SEOUL

ePub

DISCOVERING SOUTH KOREA

Seoul

Seoul means “capital” in Korean, but this ancient city has had many other names: Wiryeseong, Hanseong, Hanyang, Gyeongseong.… Much more than just the capital, Seoul is also Korea in microcosm. While we should not be quick to dismiss the provinces, which are rich in sights and regional cultural traditions that are less “globalized” than Seoul, this this intriguing and energetic city can easily gobble up your time, and will undoubtedly be a highlight of any trip to the country.

Highlights

1 Take a presidential tour of the Blue House

2 Participate in a Temple Life Program

3 Browse Korean and foreign contemporary art at Seoul Museum of Art

4 Shop, shop and shop some more

5 Go for a mountain hike in Bukhansan National Park

= Population: 11 million

T Michelin Map

i Info: See Useful Information

Ñ Location: South Korea’s capital city is in the northwest corner of the country.

 

GYEONGGI-DO

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Gyeonggi-do

Forming a ring about the glittery metropolis of Seoul, Gyeonggi-do offers fantastic day-trips for anyone based in the city as well as plenty of reasons for an extended visit in this northwestern province. Gourmands will delight in the wealth of culinary treats, ranging from seafood caught in the West Islands to the famed Icheon rice to the east. Hikers can disappear for hours or days in the mountains exploring winding trails and verdant forest so thick that, at times, it’s hard to imagine the city just hours away. You can travel back in time by visiting the Korean Folk Village or the many fortresses and ruins that Gyeonggi-do holds.

Highlights

1 Take in the sights, smells and tastes of local produce

2 Go back in time at Korean Folk Village

3 Spend a day soaring to great heights at Everland

4 Watch North Korea watch you on a DMZ tour

5 Spot a Red-crownded crane or other rare wildlife

Seat of Power

Gyeonggi-do’s central location to the Korean Peninsula, which includes both North and South Korea, has always been a place of historical significance. Yet it was not until power shifted from the southern provinces of North and South Gyeongsang that Gyeonggi-do assumed its current place of authority.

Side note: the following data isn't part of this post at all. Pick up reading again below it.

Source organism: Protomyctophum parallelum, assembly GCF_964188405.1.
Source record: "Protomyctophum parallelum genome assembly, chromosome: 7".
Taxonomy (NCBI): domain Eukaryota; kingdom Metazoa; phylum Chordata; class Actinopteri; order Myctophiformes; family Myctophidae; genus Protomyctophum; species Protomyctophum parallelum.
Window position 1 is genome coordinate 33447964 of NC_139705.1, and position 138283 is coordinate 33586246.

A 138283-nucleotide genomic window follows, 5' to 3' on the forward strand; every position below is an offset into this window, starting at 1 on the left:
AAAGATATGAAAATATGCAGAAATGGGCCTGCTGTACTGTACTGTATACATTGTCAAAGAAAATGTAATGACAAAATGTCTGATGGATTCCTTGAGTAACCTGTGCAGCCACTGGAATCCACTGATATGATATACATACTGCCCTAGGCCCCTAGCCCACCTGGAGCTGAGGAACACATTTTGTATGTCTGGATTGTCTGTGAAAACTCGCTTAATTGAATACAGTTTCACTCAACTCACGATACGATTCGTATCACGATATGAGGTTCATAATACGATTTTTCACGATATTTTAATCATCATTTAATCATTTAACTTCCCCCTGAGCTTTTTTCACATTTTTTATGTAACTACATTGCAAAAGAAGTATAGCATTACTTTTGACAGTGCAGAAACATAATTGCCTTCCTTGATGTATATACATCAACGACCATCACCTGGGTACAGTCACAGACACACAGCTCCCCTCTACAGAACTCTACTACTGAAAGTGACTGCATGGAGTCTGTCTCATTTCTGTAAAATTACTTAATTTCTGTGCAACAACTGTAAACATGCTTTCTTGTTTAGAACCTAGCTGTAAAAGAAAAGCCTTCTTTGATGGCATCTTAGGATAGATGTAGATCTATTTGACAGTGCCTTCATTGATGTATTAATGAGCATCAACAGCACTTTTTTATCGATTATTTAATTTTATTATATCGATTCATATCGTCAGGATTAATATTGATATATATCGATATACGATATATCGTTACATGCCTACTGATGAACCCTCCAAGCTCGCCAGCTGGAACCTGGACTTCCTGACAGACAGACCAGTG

GANGWON-DO

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Gangwon-do

Visit Gangwon-do for a host of amazing things to see and do along the northeastern side of South Korea. While the province doesn’t have any big cities that compare to Seoul or Incheon, it does boast some spectacular coastline, and in the summer, these beaches can be packed with bright umbrellas. The more adventurous explorers will seek out the river rafting or parachuting or delve underground into giant limestone grottoes. Less adventurous travelers may opt for a quiet meander in the town where Winter Sonata was filmed. The lucky wanderer will visit at a time when relations between the two Koreas are strong, making it possible to visit the Geumgang Mountain range in North Korea on a guided sightseeing tour, although these visits do require advance notice and navigating lots and lots of red tape. Known as the prettiest range in the whole peninsula, the Geumgang can be seen without setting foot in North Korea either by boat or by a visit to the northern border near Hwajinpo.

 

GYEONGSANG-DO

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Gyeongsang-do

Gyeongsang-do was once the seat of Korean royal power. Everything in the mountainous peninsula happened here, and thus, Gyeongsang, which is now split into north, Gyeongsangbuk, and south, Gyeongsannam, offers some of the country’s most rewarding historical finds. Proud Koreans will say that these lands have been invaded over 1,000 times—probably more—so history buffs will have interesting stops in almost every town.

Highlights

1 See the UNESCO World Heritage site Haeinsa, the Tripitaka Koreana Buddhist scripture library

2 Deight your tasetebuds in Andong

3 Enjoy a place of calm and serenity

4 See the relics in the Gyeongju National Museum

5 Visit the uçnderwater tomb of King Munmu

Ancient Kings and Capitals